Bedbugs have crawled their way onto the national agenda. Federal environmental regulators are hosting the first-ever "bedbug summit" to discuss emerging infestations of the insects around the country.
At the behest of the U.S. Environmental Protection Agency (EPA), some 300 people gathered in Arlington, Va., yesterday and today to swap ideas about how to get rid of the critters, whose bites make up to half of victims itchy with hives. While there's no official count of how many people are bitten, cities including New York, Chicago, Boston and Cincinnati have reported growing bedbug problems, which experts blame in part on declining use of pesticides amid concerns about their health effects.
"One of our roles would be to learn of new products or safer products," Lois Rossi, director of the registration division in the EPA's Office of Pesticide Programs, told the Associated Press. "What we are concerned about is that if people take things into their own hands and start using pesticides on their mattresses that aren't really registered for that, that's a problem."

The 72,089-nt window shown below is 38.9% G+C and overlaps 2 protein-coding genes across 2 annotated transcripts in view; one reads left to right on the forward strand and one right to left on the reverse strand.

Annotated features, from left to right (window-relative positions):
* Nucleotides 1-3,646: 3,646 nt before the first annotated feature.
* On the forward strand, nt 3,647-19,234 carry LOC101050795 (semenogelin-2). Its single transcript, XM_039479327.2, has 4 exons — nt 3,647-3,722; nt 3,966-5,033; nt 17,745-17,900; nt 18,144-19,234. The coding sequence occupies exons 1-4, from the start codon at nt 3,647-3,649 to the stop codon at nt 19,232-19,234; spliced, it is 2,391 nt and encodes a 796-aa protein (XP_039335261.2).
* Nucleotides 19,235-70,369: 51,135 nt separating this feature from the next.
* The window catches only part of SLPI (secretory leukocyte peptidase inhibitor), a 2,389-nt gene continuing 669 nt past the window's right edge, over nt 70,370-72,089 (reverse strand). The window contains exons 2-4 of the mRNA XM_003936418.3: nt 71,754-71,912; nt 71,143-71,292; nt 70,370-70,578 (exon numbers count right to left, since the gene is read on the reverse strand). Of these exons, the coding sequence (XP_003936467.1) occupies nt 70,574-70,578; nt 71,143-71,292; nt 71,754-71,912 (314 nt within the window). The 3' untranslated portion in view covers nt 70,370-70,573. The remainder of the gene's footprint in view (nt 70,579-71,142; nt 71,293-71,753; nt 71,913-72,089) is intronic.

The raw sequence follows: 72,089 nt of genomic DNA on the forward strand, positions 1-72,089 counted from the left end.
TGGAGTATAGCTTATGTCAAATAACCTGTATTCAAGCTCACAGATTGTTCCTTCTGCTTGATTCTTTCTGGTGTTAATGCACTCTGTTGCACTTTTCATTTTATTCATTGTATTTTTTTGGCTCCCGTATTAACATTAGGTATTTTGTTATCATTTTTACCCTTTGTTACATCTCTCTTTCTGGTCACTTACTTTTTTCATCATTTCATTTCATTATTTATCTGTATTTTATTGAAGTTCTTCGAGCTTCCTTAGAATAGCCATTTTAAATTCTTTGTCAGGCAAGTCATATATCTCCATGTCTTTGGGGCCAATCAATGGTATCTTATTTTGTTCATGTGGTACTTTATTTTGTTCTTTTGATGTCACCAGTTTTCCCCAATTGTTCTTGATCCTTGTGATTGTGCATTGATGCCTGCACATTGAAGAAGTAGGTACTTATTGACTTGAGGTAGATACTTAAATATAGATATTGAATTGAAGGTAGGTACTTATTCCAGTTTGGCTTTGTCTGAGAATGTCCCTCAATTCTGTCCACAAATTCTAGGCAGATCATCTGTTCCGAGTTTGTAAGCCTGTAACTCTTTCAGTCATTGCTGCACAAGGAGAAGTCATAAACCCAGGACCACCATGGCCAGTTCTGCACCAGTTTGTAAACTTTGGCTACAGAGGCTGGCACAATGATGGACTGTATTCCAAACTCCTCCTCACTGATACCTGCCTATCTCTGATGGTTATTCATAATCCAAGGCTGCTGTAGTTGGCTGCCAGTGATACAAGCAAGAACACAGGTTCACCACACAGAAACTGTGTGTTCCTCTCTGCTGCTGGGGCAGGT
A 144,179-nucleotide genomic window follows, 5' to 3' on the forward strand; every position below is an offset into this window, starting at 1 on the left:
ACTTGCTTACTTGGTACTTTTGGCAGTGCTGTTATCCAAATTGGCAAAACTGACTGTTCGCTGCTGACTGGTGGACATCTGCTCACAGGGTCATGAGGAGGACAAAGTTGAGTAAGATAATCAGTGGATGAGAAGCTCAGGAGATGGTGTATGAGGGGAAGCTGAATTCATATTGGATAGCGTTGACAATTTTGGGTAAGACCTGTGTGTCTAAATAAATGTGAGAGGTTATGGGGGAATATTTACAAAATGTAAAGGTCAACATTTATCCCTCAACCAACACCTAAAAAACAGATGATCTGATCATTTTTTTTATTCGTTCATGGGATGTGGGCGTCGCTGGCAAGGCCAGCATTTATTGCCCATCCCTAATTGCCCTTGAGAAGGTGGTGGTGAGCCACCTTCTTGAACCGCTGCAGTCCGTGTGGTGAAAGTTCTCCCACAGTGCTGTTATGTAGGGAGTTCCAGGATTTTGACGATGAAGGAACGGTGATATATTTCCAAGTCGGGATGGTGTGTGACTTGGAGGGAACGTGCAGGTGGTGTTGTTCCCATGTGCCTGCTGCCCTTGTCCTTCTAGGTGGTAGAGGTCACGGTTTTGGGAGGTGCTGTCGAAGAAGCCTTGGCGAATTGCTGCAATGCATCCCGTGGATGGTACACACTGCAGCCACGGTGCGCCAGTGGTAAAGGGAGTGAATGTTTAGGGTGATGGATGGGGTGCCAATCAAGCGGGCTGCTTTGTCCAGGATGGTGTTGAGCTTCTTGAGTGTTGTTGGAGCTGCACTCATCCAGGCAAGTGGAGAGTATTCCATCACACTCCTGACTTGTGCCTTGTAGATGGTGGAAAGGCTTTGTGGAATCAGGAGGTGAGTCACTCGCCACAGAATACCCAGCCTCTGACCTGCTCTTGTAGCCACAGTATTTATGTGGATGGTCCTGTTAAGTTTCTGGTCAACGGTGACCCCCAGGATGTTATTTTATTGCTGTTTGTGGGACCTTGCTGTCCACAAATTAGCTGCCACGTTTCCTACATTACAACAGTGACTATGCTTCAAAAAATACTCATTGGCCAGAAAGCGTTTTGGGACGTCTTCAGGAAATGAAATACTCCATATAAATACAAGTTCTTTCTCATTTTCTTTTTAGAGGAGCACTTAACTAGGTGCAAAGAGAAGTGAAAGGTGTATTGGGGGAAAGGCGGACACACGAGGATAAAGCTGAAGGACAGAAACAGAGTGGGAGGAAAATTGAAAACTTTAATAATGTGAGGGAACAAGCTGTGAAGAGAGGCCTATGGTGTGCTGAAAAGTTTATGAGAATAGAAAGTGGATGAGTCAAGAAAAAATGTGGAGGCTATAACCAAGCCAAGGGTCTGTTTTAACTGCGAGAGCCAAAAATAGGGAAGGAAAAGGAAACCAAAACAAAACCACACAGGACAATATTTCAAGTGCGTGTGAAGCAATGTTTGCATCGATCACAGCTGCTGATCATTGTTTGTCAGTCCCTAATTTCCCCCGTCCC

Rep. G.K. Butterfield (D-N.C.) plans to introduce the "Don't Let the Bedbugs Bite Act" next week that would increase funds for public housing authorities to tackle the problem. The pest-control industry is calling for the feds to pump more cash into researching chemical alternatives to wiping out the bugs, such as heating, freezing or steaming them out of homes and hotels, according to the AP. In the interim, Dini Miller, an entomologist at Virginia Tech, told the newswire that EPA could speed up approval of new pesticides for emergency use.
To learn more about these pesky creatures, read our Ask the Experts piece on bedbugs.
Image of bedbug/CDC, Piotr Naskrecki via Wikimedia Commons